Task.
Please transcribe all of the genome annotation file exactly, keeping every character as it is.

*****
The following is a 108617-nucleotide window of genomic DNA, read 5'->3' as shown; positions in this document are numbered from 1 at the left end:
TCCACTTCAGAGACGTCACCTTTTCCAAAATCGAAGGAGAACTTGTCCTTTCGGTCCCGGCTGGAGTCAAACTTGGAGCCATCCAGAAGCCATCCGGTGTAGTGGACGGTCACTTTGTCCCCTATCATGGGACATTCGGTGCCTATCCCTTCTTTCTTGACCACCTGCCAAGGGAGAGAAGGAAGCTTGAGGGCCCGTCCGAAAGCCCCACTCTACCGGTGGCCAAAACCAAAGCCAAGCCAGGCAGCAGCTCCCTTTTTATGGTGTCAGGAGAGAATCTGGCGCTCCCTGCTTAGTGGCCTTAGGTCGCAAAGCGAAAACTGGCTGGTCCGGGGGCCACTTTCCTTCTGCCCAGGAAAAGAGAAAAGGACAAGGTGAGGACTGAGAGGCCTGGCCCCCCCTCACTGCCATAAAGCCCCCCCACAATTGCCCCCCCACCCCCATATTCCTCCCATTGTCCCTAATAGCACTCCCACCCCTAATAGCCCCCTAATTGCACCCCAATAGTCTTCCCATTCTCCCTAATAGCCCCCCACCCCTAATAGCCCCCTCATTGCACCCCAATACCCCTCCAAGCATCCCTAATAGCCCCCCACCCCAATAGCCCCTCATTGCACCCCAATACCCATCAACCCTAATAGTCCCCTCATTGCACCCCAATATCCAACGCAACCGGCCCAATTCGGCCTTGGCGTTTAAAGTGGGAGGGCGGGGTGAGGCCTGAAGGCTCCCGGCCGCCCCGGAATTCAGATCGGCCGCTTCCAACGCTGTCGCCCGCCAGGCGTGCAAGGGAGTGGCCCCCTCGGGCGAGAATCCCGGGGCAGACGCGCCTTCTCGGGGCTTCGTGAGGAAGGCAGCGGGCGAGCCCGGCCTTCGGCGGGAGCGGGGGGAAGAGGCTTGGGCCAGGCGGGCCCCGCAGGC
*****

The following is a 108617-nucleotide window of genomic DNA, read 5'->3' as shown; positions in this document are numbered from 1 at the left end:
TCCACTTCAGAGACGTCACCTTTTCCAAAATCGAAGGAGAACTTGTCCTTTCGGTCCCGGCTGGAGTCAAACTTGGAGCCATCCAGAAGCCATCCGGTGTAGTGGACGGTCACTTTGTCCCCTATCATGGGACATTCGGTGCCTATCCCTTCTTTCTTGACCACCTGCCAAGGGAGAGAAGGAAGCTTGAGGGCCCGTCCGAAAGCCCCACTCTACCGGTGGCCAAAACCAAAGCCAAGCCAGGCAGCAGCTCCCTTTTTATGGTGTCAGGAGAGAATCTGGCGCTCCCTGCTTAGTGGCCTTAGGTCGCAAAGCGAAAACTGGCTGGTCCGGGGGCCACTTTCCTTCTGCCCAGGAAAAGAGAAAAGGACAAGGTGAGGACTGAGAGGCCTGGCCCCCCCTCACTGCCATAAAGCCCCCCCACAATTGCCCCCCCACCCCCATATTCCTCCCATTGTCCCTAATAGCACTCCCACCCCTAATAGCCCCCTAATTGCACCCCAATAGTCTTCCCATTCTCCCTAATAGCCCCCCACCCCTAATAGCCCCCTCATTGCACCCCAATACCCCTCCAAGCATCCCTAATAGCCCCCCACCCCAATAGCCCCTCATTGCACCCCAATACCCATCAACCCTAATAGTCCCCTCATTGCACCCCAATATCCAACGCAACCGGCCCAATTCGGCCTTGGCGTTTAAAGTGGGAGGGCGGGGTGAGGCCTGAAGGCTCCCGGCCGCCCCGGAATTCAGATCGGCCGCTTCCAACGCTGTCGCCCGCCAGGCGTGCAAGGGAGTGGCCCCCTCGGGCGAGAATCCCGGGGCAGACGCGCCTTCTCGGGGCTTCGTGAGGAAGGCAGCGGGCGAGCCCGGCCTTCGGCGGGAGCGGGGGGAAGAGGCTTGGGCCAGGCGGGCCCCGCAGGC